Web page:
If one were to examine computation in X, what properties hold?
If we ignore objects in the language, computations are deterministic. This will be demonstrated by breaking computations down into a series of steps and examining the results of each step. If each step is deterministic then the whole computation is deterministic. But what about steps being executed in parallel by an adversary scheduler? I'll show that even if you don't know the whole state of the machine at once, you can always predict the pieces of state that could possibly be needed by the current step.
The absence of "mutable shared state" will be key to the proof. In X, we promise to the user that there is no such thing as shared state between concurrently executing threads, except in the context of objects and their member variables. We will prove this by examining each syntactic form in the language and showing that it cannot create a reference shared with any component that could execute at an unknown time (again, in the absence of objects). If this property holds, then we guarantee that at each step, all references available to the step are either to immutable objects or to mutable unshared objects.
Now, if the reference is to an immutable object, then it must be in a known state: the state it was created in. If the reference is to a mutable unshared object, then it must also be in a known state: the state obtained by starting with the state it was created in, then applying all operations to it in order up to the current step. Since the object is unshared, there is no point where the order of operations is ambiguous. Thus all references are in a known state at each point and thus the computation is deterministic.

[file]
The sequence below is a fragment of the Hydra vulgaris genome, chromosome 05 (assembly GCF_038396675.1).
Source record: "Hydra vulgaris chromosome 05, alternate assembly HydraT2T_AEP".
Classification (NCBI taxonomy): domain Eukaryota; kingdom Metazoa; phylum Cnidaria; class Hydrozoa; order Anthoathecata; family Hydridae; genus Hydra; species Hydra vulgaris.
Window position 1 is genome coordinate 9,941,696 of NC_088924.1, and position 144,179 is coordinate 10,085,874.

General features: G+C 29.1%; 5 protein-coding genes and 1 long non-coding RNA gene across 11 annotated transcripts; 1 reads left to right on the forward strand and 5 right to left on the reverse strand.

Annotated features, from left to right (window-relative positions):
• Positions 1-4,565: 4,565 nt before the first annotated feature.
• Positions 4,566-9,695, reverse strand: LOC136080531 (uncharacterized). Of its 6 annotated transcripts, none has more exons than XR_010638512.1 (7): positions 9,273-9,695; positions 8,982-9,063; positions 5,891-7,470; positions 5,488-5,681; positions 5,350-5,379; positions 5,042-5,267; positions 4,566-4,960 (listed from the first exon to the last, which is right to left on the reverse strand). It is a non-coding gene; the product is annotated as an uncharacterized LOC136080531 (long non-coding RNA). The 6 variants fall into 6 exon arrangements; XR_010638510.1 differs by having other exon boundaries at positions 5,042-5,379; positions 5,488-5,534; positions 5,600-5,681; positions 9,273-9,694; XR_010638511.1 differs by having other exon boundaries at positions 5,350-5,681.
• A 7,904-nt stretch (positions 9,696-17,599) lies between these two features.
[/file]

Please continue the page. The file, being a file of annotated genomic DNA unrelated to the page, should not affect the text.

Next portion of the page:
We would also like to show that each task, once started, is
wait-free: it completes in a finite number of steps (it never
has to wait for another task). Tasks may be spawned by other tasks
send), optionally passing futures. The task is never
started until all the futures in its arguments are filled.
This proof is simple, as there are no waiting constructs in our language. In order to "wait" for the value of a future, you have to make a new task which receives the value.